if I remember correctly, you made a jump from a rather large baffle (left) to baffleless and suspended drivers (right). No real small baffles as a step in between. Would you dare to roughly guess how much of the positive change was due to "no more baffle" and how much to the suspension?
Difficult to say for sure... but I'll try. I had three versions of the midrange baffle with the same size. That should account for the improvements gained with decoupling to some degree. The baffles were:
1) Regular MDF baffle as a a part of the woofer baffle
2) A new separate baffle, sand-filled for damping
3) The same as 2), but suspended from the woofer baffle (not a swing, but suspended with several layers of bubble-wrap

The difference between 1) and 2) was huge, no doubt. The difference between 2) and 3) was more subtle, but clearly audible. It was a greater freedom from "grain" and harshness. The sound got cleaner with what some call "darker background" in the soundstage.

Then I moved on to the fully suspended baffle-less thing with the same drivers. There was an improvement, although fairly small.

The greatest gains came from making a separate very dead/damped baffle, and from suspending the baffle.

I had the same experience with my giant twin 21" H-baffle subwoofers. When placed right on the floor they sound resonant and distorted. By just placing bicycle tire tubes under them, they "float" both physically and sonically! The difference is huge.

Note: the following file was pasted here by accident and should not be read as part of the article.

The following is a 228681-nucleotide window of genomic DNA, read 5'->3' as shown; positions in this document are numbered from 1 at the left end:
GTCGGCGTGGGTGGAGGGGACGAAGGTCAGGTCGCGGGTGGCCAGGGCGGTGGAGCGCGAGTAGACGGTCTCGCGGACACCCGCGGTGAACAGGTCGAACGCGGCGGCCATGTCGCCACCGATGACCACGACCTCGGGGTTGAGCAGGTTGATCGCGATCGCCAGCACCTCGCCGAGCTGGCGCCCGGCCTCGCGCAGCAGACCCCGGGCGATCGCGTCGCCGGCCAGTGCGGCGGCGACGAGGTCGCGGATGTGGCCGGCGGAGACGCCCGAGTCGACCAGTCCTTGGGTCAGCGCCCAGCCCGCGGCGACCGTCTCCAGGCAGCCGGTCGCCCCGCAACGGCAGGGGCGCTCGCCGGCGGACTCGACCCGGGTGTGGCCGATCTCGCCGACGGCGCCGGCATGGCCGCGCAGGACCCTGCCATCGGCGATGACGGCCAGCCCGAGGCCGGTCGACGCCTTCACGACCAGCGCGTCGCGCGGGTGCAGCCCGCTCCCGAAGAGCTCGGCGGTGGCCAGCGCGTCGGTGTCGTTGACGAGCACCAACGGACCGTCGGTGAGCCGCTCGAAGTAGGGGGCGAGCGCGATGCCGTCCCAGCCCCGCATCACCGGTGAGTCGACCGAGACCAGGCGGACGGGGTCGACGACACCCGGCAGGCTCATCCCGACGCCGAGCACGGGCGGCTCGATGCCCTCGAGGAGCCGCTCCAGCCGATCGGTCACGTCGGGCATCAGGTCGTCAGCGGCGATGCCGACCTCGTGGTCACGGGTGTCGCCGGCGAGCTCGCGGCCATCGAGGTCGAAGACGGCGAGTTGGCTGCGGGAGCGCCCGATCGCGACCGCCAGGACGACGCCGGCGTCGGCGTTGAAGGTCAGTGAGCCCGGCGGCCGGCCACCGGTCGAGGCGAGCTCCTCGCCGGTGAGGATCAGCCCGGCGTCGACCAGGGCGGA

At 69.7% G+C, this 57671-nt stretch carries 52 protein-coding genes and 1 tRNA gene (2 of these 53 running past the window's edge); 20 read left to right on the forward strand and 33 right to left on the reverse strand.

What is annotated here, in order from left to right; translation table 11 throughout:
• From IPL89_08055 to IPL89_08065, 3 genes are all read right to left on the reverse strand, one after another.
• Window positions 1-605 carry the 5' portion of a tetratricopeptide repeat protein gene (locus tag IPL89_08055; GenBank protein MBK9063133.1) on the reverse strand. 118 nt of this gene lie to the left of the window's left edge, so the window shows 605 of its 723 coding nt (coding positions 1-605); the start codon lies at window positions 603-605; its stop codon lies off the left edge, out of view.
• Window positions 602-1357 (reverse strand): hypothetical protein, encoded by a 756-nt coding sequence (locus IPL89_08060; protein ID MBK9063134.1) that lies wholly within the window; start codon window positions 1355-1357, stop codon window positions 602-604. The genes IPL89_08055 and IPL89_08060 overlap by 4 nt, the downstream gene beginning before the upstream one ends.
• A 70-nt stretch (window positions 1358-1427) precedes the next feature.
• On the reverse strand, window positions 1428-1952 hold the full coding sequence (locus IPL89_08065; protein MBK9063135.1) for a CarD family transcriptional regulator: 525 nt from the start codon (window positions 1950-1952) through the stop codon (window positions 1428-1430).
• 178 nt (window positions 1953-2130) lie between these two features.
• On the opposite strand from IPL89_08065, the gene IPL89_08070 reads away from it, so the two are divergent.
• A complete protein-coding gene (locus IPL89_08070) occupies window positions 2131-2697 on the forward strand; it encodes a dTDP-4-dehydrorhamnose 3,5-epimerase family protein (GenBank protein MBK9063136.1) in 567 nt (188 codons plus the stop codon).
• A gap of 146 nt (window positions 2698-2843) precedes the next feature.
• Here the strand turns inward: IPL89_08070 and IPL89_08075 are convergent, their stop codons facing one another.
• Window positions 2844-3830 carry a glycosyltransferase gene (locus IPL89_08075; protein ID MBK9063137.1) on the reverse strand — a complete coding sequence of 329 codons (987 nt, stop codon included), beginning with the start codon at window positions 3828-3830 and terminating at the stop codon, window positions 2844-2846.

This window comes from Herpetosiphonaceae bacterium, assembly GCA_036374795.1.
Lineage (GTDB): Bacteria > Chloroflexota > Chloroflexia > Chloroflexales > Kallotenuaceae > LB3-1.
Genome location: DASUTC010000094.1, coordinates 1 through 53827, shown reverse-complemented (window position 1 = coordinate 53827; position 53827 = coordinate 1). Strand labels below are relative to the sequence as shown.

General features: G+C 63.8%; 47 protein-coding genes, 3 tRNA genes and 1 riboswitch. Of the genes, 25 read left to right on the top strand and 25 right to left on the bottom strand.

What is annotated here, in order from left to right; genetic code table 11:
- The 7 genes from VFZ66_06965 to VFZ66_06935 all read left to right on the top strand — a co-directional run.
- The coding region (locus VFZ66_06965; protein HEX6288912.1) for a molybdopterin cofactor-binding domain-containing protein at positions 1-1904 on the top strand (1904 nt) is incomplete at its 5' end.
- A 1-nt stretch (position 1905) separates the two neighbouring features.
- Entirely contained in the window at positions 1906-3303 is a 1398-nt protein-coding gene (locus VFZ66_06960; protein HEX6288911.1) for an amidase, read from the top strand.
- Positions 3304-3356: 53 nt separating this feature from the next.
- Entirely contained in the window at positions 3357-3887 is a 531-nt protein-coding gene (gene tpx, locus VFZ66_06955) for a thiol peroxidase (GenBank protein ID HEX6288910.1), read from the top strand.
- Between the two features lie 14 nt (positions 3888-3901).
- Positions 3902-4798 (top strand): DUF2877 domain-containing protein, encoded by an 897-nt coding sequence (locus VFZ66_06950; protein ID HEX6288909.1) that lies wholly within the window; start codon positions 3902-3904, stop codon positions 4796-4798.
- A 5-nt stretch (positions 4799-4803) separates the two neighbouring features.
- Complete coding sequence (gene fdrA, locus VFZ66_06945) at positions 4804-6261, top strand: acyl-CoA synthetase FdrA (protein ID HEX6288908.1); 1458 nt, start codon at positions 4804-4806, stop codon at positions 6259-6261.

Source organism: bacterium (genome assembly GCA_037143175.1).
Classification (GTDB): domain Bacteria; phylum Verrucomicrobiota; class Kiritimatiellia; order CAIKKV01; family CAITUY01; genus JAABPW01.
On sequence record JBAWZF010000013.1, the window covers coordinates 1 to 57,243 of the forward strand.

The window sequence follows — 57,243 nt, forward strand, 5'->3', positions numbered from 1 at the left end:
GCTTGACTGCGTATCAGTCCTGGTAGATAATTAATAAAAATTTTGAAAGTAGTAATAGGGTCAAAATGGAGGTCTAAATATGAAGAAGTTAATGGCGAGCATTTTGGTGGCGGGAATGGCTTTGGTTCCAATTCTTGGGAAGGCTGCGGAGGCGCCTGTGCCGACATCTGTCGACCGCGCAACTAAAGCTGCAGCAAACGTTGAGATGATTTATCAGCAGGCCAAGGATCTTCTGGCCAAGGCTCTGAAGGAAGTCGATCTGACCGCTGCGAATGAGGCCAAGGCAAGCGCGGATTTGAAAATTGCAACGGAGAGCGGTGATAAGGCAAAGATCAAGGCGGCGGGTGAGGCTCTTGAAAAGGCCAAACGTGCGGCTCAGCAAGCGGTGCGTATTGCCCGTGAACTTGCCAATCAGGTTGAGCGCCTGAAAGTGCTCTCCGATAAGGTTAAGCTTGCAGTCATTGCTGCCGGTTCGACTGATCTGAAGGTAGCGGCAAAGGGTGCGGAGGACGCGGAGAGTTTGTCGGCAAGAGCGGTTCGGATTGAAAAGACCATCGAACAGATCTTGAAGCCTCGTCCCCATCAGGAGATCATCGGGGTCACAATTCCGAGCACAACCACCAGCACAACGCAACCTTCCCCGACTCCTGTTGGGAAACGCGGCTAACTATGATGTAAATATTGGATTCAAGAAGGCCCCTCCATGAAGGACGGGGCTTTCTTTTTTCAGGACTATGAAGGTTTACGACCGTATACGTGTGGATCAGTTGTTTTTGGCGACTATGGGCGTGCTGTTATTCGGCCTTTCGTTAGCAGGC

My conclusion might be that suspending the baffle and/or drivers is maybe the most important part, more important than having a baffle or not.

The baffle will of course affect off-axis response, and I did for sure get a lot better results with the small 5" drivers operated below dipole peak than the 8", regardless of baffles or not.
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Old 11th February 2010, 07:12 PM   #26
keyser is offline keyser  Netherlands
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My own efforts are directed mainly at maintaining a dipole radiation pattern at higher frequencies in order to keep directivity constant. In my experience baffle vibrations, especially when using such a minimalistic baffle, are not much of an issue. Just like driver-radiation they are partially short-circuited between front and back. Suspending the drivers has the theoretical drawback that you loose some output (Newton's second law).
My previous dipole had a relatively large baffle (about 45 cm times 120 cm). It was made out of thin plywood. It could be felt to vibrate along with the music, but I never really heard it as such. I deadened it anyway, covering it with a thick layer of lead and bitumen. The baffle became very dead and hardly vibrated anymore, but soundwise I was never sure it made a difference.
Decoupling the bass panel from the floor might make a difference, as coupling it to the floor might lead to kinetic energy transferring to the floor.
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Old 12th February 2010, 02:17 AM   #27
sendler is offline sendler  United States
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Default Interesting Neo3

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Originally Posted by Saurav View Post